News & Events
Safe patient care -- President's column
by Jeff Breslin, RN; MNA President
I listened to the speakers at the 2012 Michigan Nurses March and began to think about how nursing has changed since the days of Florence Nightingale. The first presentation, which was given by Dr. Louise Selanders, an international expert on Florence Nightingale, provided great insight to the struggles Florence faced and how she tackled each challenge. This was done by using her knowledge and expertise to overcome outside barriers with one purpose – to improve the outcome of the patients she came in contact with. Although the obstacles may have changed, many of the same struggles still exist today.
A lot has changed in the last one hundred years. Technology helps to improve our ability to take care of patients and produce better outcomes, but it comes with risks. Technological advances can make it more difficult to take care of the patient and push us toward treating all patients the same. If we are not careful, we may find ourselves taking care of the technology instead of the patient. We have had to change the way we are looking at each situation and develop new and innovative ways to protect our patients. Much like the Nightingale story of yesteryear, we now have the charge of advancing our ability to provide safe, effective, compassionate patient care. We must advocate in ways that were not even thought of just a number of years ago. We must take the necessary steps to ensure that patients are going to be taken care of in their time of need no matter what facility they are admitted to. We must put protections in place to make sure we have the resources available to properly care for our patients and to hold those accountable who would value profit over safety.
At the MARCH!, I listened to Representative Jon Switalski who talked about HB 5426. This bill will put into place minimum staffing ratios that must be met no matter what facility a patient may be admitted to. This bill requires hospitals to develop and implement a written staffing plan that provides sufficient, qualified nursing staff on each unit in the hospital to meet the patients’ individualized needs. Hospitals would accomplish this through the creation of staffing committees for each unit. The legislation includes some of the following ratios: Critical Care and Operating Room 1:1, Non-Trauma or Non-Critical Care 1:3, Medical/Surgical and Pediatrics 1:4. Some hospitals have nurses caring for 10-15 patients at a time. With the patient acuity continually on the rise, this is an appalling safety issue for both nurse and patient.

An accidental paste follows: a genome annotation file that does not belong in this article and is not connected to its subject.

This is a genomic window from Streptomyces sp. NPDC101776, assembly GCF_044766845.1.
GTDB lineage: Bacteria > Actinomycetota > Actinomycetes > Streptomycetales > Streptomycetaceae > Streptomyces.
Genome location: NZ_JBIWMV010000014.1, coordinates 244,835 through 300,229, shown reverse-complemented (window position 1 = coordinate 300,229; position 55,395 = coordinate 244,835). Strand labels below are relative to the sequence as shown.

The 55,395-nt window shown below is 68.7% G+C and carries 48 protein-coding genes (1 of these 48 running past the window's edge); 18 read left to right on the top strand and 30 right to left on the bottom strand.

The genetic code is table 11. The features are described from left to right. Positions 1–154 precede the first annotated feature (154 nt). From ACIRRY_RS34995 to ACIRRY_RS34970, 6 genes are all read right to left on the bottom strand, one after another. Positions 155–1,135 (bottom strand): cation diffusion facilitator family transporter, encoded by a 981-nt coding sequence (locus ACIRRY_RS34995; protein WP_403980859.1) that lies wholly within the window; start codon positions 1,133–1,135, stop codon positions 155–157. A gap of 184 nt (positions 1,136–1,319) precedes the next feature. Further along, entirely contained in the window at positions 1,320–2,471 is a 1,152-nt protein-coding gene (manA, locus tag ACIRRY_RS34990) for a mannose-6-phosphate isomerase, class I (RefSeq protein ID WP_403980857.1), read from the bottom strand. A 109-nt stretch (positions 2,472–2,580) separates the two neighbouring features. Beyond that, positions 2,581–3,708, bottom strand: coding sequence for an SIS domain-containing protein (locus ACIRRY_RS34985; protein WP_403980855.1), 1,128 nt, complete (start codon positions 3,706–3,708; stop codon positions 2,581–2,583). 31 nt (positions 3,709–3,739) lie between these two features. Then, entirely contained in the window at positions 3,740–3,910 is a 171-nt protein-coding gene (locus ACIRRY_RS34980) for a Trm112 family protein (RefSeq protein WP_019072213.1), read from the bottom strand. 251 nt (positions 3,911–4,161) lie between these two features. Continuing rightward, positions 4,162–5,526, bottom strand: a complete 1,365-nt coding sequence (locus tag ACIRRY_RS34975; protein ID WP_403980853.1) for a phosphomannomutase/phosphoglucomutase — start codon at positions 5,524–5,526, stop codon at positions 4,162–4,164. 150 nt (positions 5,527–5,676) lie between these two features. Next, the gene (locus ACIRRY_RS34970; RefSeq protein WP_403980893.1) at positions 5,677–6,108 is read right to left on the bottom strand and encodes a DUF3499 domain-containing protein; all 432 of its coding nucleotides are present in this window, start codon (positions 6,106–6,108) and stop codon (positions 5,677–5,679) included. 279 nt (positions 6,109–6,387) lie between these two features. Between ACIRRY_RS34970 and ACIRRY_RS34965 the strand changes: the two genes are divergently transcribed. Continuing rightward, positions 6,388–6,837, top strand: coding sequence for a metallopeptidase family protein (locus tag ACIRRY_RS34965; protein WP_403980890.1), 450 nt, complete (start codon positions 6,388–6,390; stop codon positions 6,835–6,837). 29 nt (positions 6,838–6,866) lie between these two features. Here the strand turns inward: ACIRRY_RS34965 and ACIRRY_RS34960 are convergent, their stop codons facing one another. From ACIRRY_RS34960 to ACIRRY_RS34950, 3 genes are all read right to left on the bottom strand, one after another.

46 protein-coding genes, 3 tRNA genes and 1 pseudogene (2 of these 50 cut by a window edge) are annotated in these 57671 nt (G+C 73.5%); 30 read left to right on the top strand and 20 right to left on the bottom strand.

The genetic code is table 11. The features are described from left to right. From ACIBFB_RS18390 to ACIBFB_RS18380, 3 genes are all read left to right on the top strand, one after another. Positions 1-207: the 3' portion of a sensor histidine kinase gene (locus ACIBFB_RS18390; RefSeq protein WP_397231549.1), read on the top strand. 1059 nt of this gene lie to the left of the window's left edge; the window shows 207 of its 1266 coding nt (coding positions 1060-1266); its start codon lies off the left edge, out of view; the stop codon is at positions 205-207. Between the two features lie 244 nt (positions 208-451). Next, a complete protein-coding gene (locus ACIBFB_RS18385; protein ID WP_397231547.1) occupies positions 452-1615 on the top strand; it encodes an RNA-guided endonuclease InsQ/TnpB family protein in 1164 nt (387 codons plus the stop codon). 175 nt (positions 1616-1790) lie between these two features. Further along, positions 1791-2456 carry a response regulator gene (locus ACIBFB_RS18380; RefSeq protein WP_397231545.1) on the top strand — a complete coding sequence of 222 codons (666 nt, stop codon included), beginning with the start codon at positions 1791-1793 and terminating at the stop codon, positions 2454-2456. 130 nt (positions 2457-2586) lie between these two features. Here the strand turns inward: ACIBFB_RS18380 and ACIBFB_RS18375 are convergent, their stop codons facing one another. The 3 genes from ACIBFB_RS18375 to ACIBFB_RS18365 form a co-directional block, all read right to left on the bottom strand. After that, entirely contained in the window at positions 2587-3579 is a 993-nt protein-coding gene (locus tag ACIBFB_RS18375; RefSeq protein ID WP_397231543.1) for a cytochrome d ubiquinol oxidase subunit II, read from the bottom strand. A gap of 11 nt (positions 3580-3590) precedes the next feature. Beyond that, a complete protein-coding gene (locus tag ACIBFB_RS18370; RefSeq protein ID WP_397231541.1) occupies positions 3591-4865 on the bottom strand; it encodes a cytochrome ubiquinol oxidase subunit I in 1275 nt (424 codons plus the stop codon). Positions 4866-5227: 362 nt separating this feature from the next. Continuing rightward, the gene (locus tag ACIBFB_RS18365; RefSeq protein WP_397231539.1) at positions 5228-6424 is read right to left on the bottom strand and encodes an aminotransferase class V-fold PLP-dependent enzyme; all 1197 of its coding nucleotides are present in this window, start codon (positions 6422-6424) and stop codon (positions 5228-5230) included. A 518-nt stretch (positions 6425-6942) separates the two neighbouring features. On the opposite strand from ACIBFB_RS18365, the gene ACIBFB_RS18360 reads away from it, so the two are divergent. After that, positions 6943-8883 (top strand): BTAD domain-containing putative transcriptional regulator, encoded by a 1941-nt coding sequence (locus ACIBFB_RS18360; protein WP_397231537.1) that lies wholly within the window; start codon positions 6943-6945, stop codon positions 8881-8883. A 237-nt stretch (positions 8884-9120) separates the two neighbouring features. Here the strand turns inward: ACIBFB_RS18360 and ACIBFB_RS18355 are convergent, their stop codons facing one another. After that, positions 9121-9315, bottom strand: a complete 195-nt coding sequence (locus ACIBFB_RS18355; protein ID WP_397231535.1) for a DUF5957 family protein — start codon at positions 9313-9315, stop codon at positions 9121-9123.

Opponents of this legislation claim that we are in the middle of a nursing shortage, and they will not be able to find enough nurses to meet even the minimum numbers set out in the bill. As seen when California passed similar legislation, the number of licensed RNs increased by 40 percent. They found that by improving the conditions at the bedside, nurses who left the profession, for various reasons including other professions or retirement, were willing to come back to practice.
Opponents also claim that the cost to employ enough nurses to meet the numbers in the bill would be more than their institutions could handle. But by adding 133,000 nurses to the U.S. hospital workforce, medical savings could be as high as $1.6 billion in reduced patient care costs. (Medical Care, Jan. 2009). Also, by raising the proportion of nurses by increasing staffing to match the top 25 percent best-staffed hospitals, a short term cost savings of $242 million would be produced (Health Affairs, Jan./Feb. 2006).
We have patients – our patients – our loved ones, who are suffering because of misguided ideas that are not allowing them to have the attentive, individualized care they deserve. All of the hospitals have had the opportunity to make a change in this direction, yet very few have done so. Just as Florence used the means that were available to her to help improve the care her patients received, we too must use the tools and resources available to us. This means supporting Safe Patient Care legislation and pushing to get it passed into law. Our patients, our families, our communities are counting on us to take care of them.